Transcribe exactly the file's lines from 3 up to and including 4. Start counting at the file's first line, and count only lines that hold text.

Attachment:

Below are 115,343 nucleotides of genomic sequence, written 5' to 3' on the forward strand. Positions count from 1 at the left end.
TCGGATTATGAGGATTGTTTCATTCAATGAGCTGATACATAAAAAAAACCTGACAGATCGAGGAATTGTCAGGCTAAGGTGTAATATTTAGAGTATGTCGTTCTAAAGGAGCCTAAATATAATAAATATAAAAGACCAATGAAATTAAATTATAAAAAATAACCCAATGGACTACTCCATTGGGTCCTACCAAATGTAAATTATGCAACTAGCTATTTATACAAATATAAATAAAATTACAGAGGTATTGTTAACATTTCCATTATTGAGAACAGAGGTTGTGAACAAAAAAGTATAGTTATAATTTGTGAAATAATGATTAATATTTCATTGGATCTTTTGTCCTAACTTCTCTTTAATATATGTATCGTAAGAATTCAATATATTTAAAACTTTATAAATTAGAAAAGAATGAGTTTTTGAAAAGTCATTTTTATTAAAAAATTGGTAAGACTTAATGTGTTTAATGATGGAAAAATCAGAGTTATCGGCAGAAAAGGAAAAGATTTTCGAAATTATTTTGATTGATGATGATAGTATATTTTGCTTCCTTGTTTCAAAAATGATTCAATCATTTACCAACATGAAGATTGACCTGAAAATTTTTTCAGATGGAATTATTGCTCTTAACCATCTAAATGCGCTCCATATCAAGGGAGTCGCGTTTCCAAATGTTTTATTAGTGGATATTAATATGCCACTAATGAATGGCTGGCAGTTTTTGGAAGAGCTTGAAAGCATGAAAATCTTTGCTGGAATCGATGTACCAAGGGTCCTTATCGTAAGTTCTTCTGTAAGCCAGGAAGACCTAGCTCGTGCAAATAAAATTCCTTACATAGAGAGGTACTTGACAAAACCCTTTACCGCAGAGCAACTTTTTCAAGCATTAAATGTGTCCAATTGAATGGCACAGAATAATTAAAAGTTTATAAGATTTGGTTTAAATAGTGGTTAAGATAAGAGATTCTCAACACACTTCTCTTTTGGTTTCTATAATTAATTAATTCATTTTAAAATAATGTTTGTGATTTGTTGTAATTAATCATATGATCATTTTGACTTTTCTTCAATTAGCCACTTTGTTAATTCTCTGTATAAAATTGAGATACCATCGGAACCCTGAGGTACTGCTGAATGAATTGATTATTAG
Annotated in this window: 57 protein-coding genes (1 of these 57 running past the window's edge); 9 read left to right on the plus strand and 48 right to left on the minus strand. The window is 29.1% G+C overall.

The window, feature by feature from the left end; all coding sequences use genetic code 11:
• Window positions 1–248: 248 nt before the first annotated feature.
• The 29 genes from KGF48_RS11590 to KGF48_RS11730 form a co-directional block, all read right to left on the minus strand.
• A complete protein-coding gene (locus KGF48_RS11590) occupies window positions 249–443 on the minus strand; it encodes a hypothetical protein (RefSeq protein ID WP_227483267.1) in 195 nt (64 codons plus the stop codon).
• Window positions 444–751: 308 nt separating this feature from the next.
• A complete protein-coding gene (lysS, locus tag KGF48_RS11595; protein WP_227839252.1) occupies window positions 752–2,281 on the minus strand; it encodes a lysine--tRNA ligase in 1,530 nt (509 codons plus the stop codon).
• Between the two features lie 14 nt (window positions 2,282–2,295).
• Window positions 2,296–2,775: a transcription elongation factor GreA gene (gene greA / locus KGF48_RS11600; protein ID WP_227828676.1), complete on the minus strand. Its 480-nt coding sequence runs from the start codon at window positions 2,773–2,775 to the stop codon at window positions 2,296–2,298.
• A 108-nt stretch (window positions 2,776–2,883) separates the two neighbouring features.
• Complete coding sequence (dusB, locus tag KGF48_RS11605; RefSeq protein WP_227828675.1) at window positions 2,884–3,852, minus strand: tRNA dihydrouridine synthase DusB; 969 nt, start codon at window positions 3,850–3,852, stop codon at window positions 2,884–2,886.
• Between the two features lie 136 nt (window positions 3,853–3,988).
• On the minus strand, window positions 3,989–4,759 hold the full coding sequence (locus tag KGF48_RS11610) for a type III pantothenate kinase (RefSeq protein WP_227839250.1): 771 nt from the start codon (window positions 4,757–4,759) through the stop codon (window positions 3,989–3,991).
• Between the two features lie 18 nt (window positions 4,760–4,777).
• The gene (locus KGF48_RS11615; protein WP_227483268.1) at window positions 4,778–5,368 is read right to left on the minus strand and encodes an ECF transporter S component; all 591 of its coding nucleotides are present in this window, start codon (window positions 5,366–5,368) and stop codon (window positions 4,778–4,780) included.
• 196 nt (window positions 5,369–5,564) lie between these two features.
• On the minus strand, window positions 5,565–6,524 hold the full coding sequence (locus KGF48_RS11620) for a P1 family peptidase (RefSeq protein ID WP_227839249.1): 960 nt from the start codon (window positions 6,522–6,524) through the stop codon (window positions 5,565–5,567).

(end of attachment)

Annotated in this window: 57 protein-coding genes (1 of these 57 running past the window's edge); 9 read left to right on the plus strand and 48 right to left on the minus strand. The window is 29.1% G+C overall.

The window, feature by feature from the left end; all coding sequences use genetic code 11: